Re: [sixties-l] Gore v. Bush

From: William Mandel (
Date: Sun Jun 25 2000 - 06:26:49 CUT

  • Next message: monkerud: "Re: [sixties-l] Fwd: Green Like Me"

    I know Canada for over 55 years, having spoken there at rallies,
    and to the Canadian Army, and over CBC during World War II, and
    taught at the school sponsored officially by the national labor
    movement. During the McCarthy years, I would ski in eastern
    Canada [traveling by Greyhound Bus, because, having been
    blacklisted, I was broke], specifically because the tension of
    living in the U.S. under those circumstances was relieved by
    going to a country of very similar culture that shared my view
    that the U.S. had gone crazy. For seventeen years during and
    after the Vietnam War I visited Canada every couple of years
    because one of my sons was a war refugee there. In the 80s, a
    remarkable retired schoolteacher in Edmonton would circulate my
    Pacifica broadcasts throughout Canada on tape and organized a
    national lecture tour for me as well as having me address a major
    event there by phone, along with a retired U.S. vice-admiral who
    headed our anti-war Center for Defense Information. Finally, the
    University of Alberta co-published, with an American house, the
    last of my five books on the Soviet Union, SOVIET BUT NOT
    RUSSIAN, 1985.
        So I believe I have a basis for opinion on Canada, and I
    agree with you. It is, for want of a better single word, a
    sensible country. Its people are quite right in thinking we are
    primitive in not understanding the benefits of what we call
    single-payer health care. The remarkable thing is that Canadians
    are conservative in culture but highly progressive, relative to
    us in the U.S., in socio-economic and political matters. After
    all, we don't have anything like the New Democratic Party, for
    all its faults.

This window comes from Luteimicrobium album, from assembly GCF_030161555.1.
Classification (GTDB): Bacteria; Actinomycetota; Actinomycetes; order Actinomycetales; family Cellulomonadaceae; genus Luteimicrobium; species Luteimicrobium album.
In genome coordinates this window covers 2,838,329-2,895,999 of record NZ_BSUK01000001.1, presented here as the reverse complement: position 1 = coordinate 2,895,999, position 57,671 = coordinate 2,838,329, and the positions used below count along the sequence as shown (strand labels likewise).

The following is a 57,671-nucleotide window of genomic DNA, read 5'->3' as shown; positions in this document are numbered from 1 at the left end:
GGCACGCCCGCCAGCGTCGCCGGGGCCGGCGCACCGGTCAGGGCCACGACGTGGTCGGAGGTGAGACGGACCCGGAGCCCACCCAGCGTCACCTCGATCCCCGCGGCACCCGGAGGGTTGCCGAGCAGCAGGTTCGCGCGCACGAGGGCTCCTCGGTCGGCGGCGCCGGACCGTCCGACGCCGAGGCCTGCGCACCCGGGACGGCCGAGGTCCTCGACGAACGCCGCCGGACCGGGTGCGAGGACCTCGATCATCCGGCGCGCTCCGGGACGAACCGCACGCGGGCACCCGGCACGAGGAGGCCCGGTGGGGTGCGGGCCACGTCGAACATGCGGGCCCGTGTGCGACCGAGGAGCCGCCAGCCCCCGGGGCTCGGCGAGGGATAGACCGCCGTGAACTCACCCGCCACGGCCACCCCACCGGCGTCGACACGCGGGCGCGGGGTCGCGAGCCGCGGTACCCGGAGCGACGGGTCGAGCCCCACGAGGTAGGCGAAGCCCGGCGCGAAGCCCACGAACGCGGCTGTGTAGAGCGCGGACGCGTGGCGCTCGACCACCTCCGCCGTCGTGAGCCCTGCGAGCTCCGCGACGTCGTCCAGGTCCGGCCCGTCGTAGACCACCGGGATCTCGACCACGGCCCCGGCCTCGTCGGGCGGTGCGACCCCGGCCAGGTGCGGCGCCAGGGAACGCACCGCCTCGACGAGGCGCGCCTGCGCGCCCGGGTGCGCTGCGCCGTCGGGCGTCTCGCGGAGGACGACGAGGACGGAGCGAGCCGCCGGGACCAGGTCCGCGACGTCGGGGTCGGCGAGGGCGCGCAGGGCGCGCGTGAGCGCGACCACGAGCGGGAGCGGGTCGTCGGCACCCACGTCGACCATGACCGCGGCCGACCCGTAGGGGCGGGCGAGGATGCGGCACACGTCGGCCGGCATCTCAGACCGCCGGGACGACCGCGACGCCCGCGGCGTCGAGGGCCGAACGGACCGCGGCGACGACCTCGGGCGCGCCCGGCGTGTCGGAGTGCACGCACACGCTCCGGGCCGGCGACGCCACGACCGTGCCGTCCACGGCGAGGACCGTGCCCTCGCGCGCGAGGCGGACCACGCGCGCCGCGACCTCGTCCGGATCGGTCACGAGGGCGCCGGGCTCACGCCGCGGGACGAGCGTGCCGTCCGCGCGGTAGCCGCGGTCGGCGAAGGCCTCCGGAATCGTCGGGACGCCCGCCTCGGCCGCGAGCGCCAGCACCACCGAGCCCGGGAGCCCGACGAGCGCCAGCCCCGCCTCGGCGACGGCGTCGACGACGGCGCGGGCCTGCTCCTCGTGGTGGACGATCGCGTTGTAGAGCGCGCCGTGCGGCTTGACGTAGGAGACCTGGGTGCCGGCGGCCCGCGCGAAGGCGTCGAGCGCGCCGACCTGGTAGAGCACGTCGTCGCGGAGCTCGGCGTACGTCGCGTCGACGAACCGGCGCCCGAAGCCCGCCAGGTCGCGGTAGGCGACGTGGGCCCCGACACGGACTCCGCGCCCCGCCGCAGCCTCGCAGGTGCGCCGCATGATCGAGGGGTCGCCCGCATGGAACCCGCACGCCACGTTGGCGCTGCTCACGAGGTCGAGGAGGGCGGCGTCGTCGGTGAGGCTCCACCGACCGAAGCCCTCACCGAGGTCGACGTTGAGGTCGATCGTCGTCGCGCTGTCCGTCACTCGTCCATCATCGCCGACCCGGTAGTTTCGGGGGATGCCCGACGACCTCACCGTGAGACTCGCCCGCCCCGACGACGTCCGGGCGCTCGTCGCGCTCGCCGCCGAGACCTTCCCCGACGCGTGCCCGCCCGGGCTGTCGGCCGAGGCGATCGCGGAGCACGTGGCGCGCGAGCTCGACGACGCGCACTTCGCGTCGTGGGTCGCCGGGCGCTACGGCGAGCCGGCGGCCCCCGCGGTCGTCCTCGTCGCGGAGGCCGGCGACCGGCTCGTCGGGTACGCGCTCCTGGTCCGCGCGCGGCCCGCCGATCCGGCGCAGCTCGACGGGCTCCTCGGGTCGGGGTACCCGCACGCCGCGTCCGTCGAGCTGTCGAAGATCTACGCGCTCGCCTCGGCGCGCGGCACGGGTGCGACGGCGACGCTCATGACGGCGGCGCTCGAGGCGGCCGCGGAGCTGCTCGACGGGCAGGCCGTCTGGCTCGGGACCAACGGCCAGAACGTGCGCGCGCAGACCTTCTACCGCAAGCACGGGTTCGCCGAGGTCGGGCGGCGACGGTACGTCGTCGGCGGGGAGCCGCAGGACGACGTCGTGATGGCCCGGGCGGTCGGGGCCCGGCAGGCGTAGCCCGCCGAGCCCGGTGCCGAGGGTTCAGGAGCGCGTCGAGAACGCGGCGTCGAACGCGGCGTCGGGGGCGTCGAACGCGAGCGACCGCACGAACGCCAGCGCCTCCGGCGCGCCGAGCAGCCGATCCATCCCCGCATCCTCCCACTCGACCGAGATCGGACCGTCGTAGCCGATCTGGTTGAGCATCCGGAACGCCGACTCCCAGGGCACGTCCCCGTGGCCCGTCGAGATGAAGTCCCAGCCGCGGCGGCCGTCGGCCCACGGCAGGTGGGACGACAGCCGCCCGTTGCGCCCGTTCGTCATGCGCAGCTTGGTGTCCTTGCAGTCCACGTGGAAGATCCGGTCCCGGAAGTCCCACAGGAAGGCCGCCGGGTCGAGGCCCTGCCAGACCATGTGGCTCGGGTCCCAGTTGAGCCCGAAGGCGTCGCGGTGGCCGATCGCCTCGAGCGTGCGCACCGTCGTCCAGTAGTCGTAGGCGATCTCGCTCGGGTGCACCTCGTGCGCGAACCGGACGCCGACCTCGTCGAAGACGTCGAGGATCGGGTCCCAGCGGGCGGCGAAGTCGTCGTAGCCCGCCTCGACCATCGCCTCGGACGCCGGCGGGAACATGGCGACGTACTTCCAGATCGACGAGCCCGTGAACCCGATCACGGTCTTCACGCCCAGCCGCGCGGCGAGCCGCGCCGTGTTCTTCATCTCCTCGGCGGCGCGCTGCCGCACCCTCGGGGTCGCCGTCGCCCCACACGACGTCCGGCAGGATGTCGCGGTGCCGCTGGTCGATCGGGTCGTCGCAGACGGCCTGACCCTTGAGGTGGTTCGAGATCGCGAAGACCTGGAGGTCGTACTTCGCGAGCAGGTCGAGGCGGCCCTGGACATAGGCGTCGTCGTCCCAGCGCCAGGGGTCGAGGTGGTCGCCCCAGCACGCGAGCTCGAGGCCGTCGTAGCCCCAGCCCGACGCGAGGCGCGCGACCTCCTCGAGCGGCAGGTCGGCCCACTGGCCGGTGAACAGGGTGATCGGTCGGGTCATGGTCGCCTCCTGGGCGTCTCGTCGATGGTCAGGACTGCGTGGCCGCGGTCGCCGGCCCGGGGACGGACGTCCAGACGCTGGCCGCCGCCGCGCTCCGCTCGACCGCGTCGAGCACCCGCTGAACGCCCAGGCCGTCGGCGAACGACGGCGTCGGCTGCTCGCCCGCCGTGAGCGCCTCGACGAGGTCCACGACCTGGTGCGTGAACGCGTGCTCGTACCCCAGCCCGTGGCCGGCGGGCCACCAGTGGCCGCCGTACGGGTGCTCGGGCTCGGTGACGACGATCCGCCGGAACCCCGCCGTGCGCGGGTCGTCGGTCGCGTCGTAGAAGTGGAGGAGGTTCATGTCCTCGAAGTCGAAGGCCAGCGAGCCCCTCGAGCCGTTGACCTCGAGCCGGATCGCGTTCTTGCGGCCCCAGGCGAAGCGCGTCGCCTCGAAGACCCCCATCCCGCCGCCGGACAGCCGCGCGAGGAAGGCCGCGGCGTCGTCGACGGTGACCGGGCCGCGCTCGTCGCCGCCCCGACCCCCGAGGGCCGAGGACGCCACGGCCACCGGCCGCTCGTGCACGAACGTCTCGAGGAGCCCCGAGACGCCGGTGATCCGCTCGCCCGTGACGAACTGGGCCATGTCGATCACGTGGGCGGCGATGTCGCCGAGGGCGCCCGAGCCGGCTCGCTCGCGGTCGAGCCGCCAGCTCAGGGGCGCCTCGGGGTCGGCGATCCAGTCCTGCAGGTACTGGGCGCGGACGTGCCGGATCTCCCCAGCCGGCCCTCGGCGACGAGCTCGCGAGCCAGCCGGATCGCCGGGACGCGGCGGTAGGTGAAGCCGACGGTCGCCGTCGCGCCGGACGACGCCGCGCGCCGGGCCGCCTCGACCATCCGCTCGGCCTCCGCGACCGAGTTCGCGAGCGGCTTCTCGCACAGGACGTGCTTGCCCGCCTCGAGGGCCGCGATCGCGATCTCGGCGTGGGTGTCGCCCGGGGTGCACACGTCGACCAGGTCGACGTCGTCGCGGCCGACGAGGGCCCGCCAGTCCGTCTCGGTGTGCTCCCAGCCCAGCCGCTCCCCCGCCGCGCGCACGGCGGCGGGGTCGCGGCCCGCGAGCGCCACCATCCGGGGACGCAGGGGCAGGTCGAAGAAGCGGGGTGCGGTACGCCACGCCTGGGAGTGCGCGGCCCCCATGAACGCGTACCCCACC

In terms of your recommending books to your students to help
    them understand the feel of the McCarthy era in the U.S., forgive
    me for suggesting my own new SAYING NO TO POWER, because I was
    most intimately involved in that. You can hear my challenge to
    McCarthy in his own hearing room on my website,
                                                    William Mandel

    Scott Kerlin wrote:
    > In response to the posts earlier this week on this topic, I'd like to
    > share these impressions:
    > One of the core topics we discussed in my sociology seminar in the U.S.
    > last term was the question of whether 1968 should be considered *the*
    > turning point year of the last half of the 20th century, and whether the
    > election of Nixon was ultimately the beginning of the end of the illusion
    > of democracy that had for so long pervaded American political ideology.
    > The conclusion we reached was that Nixon represented a deep tendency
    > within the American electorate to drift rightward, in favor of
    > unrestrained capitalism (and potentially fascism) and away from
    > participatory/direct democracy. Remember Kevin Phillips' book, "The
    > Emerging Republican Majority"?
    > And yet, somehow the "Republicrats" seem largely successful at preserving
    > the illusion that America remains a "liberal democracy". Why? As I ask
    > this, I will underline that Marty Jezer's book "The Dark Ages" was one I
    > encouraged my students to read, to help them understand what life was like
    > in America during the McCarthy years

    This archive was generated by hypermail 2b29 : Sun Jun 25 2000 - 18:55:53 CUT